Tuesday, 10 June 2014

The decline of recycling

I can think of better incentives
The recent elections may not have shown a huge surge of Green voters a la Ukip, but there certainly are more of us taking the party seriously. So it's a bit of a shame that councils are having trouble with recycling.

Until recently, recycling in the UK was on the rise, but now it is dropping. This is seen as a bad thing for two reasons. Recycling can result in a reduction in use of scarce materials - or a reduction in the need to dig big holes in the ground to produce them - and it cuts down on the phenomenal amount of stuff we send to landfill. But, to be honest, I'm not at all surprised that councils aren't succeeding, because it's a classic case of an intermediary being expected to spend money on something that doesn't benefit them directly. It's pretty well all stick and very little carrot for the councils.

I'd suggest there are five steps that could be undertaken to significantly increase recycling pretty well instantly.

  1. Simplify sorting. At the moment, too many councils confuse the householder. What's needed to recycle would be to have four 'bins' - paper/card/fabric/wood (which you need to keep dry or it loses it is less effectively for recycling), hard stuff (glass, metal, plastic) and squishy stuff (green waste and food waste) - with hopefully very little left over as landfill. But, for instance, our council insists on plastic going in clear bin liners separate from the other recycling. Of course, the ideal from the user's viewpoint would be if you just had a bin everything went in, and it was recycled from there, but I can understand the difficulties if, for instance, paper gets covered in food waste.
  2. Don't charge for green waste. This is just bonkers - our council, along with many others, have started to charge extra for green waste. All this will do is result in green waste going in landfill or being dumped by the roadside.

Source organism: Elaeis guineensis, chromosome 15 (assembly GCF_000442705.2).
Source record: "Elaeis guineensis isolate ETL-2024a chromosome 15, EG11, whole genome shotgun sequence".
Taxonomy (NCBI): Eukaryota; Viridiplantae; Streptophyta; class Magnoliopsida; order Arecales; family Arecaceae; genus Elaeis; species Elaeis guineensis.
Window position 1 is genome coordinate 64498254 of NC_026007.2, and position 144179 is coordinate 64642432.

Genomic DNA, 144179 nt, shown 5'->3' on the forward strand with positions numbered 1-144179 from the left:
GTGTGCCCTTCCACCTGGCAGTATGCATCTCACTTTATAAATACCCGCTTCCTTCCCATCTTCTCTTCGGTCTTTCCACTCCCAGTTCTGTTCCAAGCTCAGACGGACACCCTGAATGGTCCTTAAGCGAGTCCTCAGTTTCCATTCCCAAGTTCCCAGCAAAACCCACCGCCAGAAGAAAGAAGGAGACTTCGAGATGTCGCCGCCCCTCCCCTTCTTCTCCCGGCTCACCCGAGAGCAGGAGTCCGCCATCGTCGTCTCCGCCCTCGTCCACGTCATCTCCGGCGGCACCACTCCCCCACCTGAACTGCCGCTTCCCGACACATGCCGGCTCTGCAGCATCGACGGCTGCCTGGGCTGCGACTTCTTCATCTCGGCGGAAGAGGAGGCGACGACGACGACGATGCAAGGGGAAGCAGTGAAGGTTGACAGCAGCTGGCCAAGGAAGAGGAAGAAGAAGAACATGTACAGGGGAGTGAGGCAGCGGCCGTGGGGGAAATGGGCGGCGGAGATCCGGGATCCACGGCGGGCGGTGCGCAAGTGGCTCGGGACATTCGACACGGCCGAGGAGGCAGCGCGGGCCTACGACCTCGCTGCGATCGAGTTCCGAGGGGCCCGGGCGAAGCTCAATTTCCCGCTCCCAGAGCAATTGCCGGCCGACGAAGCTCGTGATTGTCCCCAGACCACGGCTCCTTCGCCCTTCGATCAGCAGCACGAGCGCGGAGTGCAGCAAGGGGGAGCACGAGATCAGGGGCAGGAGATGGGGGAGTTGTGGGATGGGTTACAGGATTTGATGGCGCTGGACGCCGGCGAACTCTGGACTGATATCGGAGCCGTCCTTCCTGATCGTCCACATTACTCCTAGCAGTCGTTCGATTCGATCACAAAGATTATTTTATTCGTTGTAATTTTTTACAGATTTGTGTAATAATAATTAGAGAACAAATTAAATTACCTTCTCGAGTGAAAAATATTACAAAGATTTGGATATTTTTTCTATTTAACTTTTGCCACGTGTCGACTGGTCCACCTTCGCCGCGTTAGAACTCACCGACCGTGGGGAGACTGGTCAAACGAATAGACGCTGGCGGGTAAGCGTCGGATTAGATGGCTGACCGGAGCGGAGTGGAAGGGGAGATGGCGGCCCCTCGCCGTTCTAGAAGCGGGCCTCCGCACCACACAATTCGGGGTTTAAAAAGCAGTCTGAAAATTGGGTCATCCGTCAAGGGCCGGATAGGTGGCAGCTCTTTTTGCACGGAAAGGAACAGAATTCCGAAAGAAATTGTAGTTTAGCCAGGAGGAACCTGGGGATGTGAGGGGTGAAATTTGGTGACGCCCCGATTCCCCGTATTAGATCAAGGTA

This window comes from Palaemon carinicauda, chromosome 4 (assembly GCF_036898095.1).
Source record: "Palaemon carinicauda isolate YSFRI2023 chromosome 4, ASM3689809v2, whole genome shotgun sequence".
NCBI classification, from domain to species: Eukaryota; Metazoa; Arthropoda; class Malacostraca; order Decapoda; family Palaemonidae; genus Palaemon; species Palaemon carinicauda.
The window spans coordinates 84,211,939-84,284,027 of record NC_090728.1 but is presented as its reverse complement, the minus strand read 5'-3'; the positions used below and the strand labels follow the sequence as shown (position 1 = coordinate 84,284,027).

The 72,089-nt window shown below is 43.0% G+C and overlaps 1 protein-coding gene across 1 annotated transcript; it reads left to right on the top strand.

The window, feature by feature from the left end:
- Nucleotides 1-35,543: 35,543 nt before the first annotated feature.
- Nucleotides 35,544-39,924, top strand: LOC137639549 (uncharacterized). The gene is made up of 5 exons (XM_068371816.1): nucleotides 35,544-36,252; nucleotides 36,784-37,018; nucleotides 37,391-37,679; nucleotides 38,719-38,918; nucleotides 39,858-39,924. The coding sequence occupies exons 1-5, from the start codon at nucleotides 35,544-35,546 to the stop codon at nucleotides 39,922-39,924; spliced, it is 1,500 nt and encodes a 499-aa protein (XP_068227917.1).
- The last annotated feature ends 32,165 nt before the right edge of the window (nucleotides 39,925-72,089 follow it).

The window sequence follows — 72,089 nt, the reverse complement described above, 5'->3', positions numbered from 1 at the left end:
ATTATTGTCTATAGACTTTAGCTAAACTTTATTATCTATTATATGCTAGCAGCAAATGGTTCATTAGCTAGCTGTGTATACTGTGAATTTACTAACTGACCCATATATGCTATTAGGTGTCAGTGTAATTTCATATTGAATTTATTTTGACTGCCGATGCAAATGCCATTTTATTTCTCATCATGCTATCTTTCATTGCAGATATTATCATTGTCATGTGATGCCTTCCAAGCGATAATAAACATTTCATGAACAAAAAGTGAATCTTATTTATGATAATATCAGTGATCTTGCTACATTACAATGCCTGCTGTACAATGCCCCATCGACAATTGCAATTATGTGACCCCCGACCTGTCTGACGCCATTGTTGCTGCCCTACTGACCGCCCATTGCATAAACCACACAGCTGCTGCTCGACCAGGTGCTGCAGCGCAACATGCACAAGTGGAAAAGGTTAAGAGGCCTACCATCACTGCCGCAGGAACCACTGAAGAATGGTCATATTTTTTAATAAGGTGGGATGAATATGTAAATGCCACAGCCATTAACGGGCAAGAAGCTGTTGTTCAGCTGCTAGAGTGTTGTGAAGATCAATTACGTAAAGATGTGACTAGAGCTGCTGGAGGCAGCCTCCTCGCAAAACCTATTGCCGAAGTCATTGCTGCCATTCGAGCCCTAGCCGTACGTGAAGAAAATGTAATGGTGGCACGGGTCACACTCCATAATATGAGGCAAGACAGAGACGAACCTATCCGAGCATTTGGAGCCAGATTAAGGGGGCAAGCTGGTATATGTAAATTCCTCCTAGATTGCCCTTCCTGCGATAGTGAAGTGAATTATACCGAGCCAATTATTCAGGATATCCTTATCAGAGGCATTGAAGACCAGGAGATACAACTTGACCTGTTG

3. Incentivise recycling. There have been occasional attempts to charge people for the weight of their landfill. This gets things totally back to front. We should be paying people for recycling. The more stuff in the recycling (provided it's sorted correctly), the more cash you get back. We also should have walk-in recycling centres (not all car-based as they are now), where you get cash for bringing in, say, a bag full of bottles. When I was young we used to go hunting for discarded glass bottles, because you got a deposit back on them. If recycling centres paid for waste, we could see this kind of 'vigilante clean up squad' operation getting rid of litter.
  4. Don't have a one size fits all policy. One of the big problems councils face is that they all have the same targets, but for some, for instance, it is financially viable to recycle food waste, for others the cost is prohibitive. Similarly, near where I live, landfill is not as much an issue as it is elsewhere because we have a lot of big holes in the ground due to gravel extraction that need filling.
  5. Include electronic/electrical goods in the 'hard stuff' category. This is the most valuable of the recycling opportunities - and one that is legally required - yet most councils make it difficult, expecting you to take this stuff to a recycling centre. So the smaller stuff goes, technically illegally, into landfill. Make it easy to recycle and the council could reap real financial rewards. If it's too big to go in a recycling bin (TVs to washing machines), have free collection. If the council can't be bothered, it's time to have a modern equivalent of the rag and bone man of my youth, coming round picking up your electrical/electronic waste for free.
Will this happen? Almost certainly not. Does it matter? Sort of. Recycling often makes commercial sense. Glass, for instance, is often recycled to be used in roadbeds. (Did you think it was turned back into a new glass bottle? Dream on.) That's good commercially, and means there is less need to dig gravel up, making fewer unsightly holes. In terms of 'saving the planet' (or rather 'saving the human ecostructure' - the planet doesn't need saving), the electronic stuff would have the most leverage, but bizarrely at the moment it is made hardest to recycle. It's worth recycling because it makes use of the most scarce (and hence expensive) materials. Otherwise, recycling's best benefit is it brings environmental concerns to our notice. It might not actually result in a lot of environmental good, but it keeps us aware. Which is even more reason to make it easy (and rewarding) to do.

This has been a green heretic production.

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